'xXx' Lawsuit Against Vin Diesel Revived by Appeals Court

Producer George Zakk is suing for credit and compensation for 'xXx: Return of Xander Cage.'
George Kraychyk/Paramount Pictures
'xXx: Return of Xander Cage' (2017)

A lawsuit against Vin Diesel over xXx: Return of Xander Cage is back in action after a California appeals court on Monday reversed a decision that ended it three years ago. 

George Zakk, a producer of the original 2002 xXx film, in May 2016 sued the actor and Revolution Studios, claiming he was shut out of the sequel. Zakk worked with Diesel through his company One Race Films until 2007, and claims he's entitled to credit and payment on any sequels of films he helped create. (Diesel, One Race and The H Collective bought the rights to the xXx sequels from Revolution studios last April.)

Los Angeles Superior Court Judge John Doyle in May 2017 granted defendants' demurrer to Zakk's third amended complaint, finding Zakk’s added claim that multiple oral contracts existed, after previously alleging only one, was a sham pleading in attempt to “avoid the reach of the statute of frauds and a demurrer without leave to amend.” The statute demands that agreements regarding services that won't performed within a year of its making must be in writing. Doyle also found Zakk's quantum meruit claim was time-barred and dismissed his claim for promissory estoppel because he added it without leave of the court. Zakk appealed.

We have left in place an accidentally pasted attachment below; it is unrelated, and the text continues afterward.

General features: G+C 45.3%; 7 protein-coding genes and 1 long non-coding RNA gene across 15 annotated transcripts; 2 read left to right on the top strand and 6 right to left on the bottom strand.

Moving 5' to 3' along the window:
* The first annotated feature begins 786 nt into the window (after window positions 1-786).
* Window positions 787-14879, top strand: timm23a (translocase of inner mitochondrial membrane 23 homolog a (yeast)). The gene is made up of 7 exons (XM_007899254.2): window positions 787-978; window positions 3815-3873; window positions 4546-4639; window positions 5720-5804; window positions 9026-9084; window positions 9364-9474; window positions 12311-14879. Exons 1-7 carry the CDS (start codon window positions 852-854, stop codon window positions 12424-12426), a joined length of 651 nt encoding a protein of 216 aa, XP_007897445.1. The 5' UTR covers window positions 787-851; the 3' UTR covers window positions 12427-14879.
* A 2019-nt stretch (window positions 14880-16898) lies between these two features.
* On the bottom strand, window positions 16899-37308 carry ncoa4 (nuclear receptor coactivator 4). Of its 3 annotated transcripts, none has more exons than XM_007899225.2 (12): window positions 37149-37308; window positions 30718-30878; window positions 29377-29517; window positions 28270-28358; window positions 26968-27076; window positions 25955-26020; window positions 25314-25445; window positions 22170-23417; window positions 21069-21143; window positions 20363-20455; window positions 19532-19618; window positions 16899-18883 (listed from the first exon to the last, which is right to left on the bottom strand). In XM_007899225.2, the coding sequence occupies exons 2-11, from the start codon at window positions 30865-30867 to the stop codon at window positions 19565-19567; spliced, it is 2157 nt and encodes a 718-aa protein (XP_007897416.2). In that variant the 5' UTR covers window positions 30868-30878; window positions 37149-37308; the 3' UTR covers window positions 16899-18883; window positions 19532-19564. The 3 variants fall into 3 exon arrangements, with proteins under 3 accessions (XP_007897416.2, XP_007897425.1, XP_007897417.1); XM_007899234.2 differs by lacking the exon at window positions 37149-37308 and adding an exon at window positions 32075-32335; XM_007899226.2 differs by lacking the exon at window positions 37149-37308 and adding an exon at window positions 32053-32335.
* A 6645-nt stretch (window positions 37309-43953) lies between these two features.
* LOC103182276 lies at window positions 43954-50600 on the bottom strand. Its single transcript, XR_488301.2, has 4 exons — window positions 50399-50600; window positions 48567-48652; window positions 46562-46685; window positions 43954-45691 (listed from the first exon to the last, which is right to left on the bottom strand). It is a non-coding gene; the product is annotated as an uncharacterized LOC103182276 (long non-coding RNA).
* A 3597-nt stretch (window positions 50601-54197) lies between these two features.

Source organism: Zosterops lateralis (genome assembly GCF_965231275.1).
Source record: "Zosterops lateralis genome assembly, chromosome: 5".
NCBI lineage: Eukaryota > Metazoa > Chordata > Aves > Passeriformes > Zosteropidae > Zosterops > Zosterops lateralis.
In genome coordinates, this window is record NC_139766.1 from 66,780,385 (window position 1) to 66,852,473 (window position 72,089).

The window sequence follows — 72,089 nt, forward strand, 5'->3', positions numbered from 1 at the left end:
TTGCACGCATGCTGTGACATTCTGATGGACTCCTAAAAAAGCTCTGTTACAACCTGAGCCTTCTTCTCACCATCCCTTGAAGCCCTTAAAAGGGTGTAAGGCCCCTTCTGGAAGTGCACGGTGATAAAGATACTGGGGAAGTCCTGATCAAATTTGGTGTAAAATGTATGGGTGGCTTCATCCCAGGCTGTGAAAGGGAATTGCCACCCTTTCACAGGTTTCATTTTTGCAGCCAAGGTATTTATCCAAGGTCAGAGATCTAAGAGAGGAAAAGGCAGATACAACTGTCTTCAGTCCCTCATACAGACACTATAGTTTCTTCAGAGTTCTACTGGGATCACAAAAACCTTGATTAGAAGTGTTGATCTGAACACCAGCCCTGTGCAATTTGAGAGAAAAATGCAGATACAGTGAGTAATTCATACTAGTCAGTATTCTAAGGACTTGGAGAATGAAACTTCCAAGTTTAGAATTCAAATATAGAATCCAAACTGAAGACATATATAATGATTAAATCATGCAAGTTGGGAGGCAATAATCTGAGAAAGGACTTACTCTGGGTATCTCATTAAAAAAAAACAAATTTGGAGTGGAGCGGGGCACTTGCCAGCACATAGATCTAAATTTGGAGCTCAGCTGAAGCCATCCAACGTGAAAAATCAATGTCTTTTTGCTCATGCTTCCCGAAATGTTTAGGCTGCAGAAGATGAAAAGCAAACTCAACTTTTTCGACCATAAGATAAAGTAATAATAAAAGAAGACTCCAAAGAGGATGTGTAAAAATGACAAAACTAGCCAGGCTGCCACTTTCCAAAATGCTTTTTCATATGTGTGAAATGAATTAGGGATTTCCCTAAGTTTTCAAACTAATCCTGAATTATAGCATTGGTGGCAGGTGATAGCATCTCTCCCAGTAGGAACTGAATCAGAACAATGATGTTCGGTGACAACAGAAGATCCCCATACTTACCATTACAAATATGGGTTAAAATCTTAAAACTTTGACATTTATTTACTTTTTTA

A California appeals court on Monday affirmed Doyle's ruling with respect to Zakk's promissory estoppel claim, but reversed it with respect to his other claims. In arriving at its decision, the court analyzed the claims from all versions of Zakk's complaints (which it regarded as true for the purposes of this appeal) and the related demurrers and rulings. Ultimately, it sided with Zakk.

It found that while Zakk's earlier versions of the complaint weren't as clear as most recent, he had previously alleged more than one contract and also that the statute of frauds does not apply.

"In short, we hold that Zakk’s allegation that he fully performed all of his obligations under the alleged oral or implied-in-fact contract was sufficient to take the contract out of the statute of frauds," writes justice Thomas Willhite, nodding to language in a treatise on the statute that states "all promises in the contract are within the Statute of Frauds until one party to the contract completes his performance." (Read the full decision, below.)

The court also revived his quantum meruit claim, finding the clock on his claim started when the xXx sequel was released in January 2017.